Please use this identifier to cite or link to this item: http://repositorio.unicamp.br/jspui/handle/REPOSIP/197628
Type: Artigo de periódico
Title: Management Of Stress Urinary Incontinence With Surface Electromyography-assisted Biofeedback In Women Of Reproductive Age.
Author: Rett, Mariana T
Simoes, Jose A
Herrmann, Viviane
Pinto, Cristina L B
Marques, Andrea A
Morais, Sirlei S
Abstract: Although surgery has been widely accepted as the treatment of choice for stress urinary incontinence (SUI), there has recently been an increased interest in the conservative management of this condition. The aims of this study were to test the ability of a biofeedback-assisted pelvic-floor muscle exercise (PFME) program to affect symptoms of SUI in premenopausal women and to evaluate a training program that might lead to successful outcomes in a relatively limited number of sessions. Twenty-six women with SUI were treated with PFME with surface electromyography (sEMG)-assisted biofeedback. All participants were of reproductive age and were treated individually for 12 sessions. results were evaluated with a 7-day voiding diary, a 1-hour pad test, pelvic-floor muscle strength measurements, sEMG amplitudes, a leakage index, and a quality-of-life questionnaire. These variables were compared before and after the intervention. The frequency of urine loss, the occurrence of nocturia, and the number of pads required decreased significantly after the intervention. Objective cure was found in 61.5% of women. There was a significant improvement in the quality of life, in pelvic-floor muscle strength, and in the sEMG amplitudes of all contractions throughout the intervention. A relatively short-term intervention of PFME with sEMG-assisted biofeedback appeared to be helpful in relieving symptoms of SUI in premenopausal women and represents a reasonable conservative management option.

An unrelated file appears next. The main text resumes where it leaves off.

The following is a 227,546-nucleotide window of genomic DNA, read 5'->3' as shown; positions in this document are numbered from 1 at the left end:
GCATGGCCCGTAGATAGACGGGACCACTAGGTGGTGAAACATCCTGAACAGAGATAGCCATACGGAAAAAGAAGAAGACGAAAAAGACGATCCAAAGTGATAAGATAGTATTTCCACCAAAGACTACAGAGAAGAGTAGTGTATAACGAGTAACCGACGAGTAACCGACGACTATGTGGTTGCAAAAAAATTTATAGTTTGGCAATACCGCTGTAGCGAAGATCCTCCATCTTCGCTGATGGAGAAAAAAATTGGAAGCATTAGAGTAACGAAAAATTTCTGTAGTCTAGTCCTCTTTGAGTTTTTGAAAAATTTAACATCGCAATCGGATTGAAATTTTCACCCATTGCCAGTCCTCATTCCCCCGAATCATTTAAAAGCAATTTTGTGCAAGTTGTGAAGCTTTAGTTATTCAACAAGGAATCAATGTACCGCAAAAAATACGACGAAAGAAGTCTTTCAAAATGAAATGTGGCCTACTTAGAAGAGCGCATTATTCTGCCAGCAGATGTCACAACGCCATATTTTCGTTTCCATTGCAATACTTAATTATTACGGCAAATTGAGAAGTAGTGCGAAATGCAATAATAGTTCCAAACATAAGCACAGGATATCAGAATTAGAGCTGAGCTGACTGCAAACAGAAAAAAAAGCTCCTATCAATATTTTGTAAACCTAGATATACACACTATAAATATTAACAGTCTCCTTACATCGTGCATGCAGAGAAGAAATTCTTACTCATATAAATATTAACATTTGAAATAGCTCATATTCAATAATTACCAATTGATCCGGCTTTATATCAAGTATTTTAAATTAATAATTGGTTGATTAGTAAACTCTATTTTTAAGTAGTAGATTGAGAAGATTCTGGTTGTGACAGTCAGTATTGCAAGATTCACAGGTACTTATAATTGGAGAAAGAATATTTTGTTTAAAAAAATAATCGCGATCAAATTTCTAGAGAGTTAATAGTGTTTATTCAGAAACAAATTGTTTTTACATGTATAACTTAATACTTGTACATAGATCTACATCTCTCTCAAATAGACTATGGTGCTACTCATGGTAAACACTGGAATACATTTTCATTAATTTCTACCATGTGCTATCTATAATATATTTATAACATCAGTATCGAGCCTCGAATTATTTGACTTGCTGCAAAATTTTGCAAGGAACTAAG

Subject: Adult
Biofeedback, Psychology
Electromyography
Exercise Therapy
Female
Humans
Middle Aged
Muscle Contraction
Muscle Strength
Pelvic Floor
Premenopause
Quality Of Life
Urinary Incontinence, Stress
Citation: Physical Therapy. v. 87, n. 2, p. 136-42, 2007-Feb.
Rights: fechado
Identifier DOI: 10.2522/ptj.20050318
Address: http://www.ncbi.nlm.nih.gov/pubmed/17213411
Date Issue: 2007
Appears in Collections:Unicamp - Artigos e Outros Documentos

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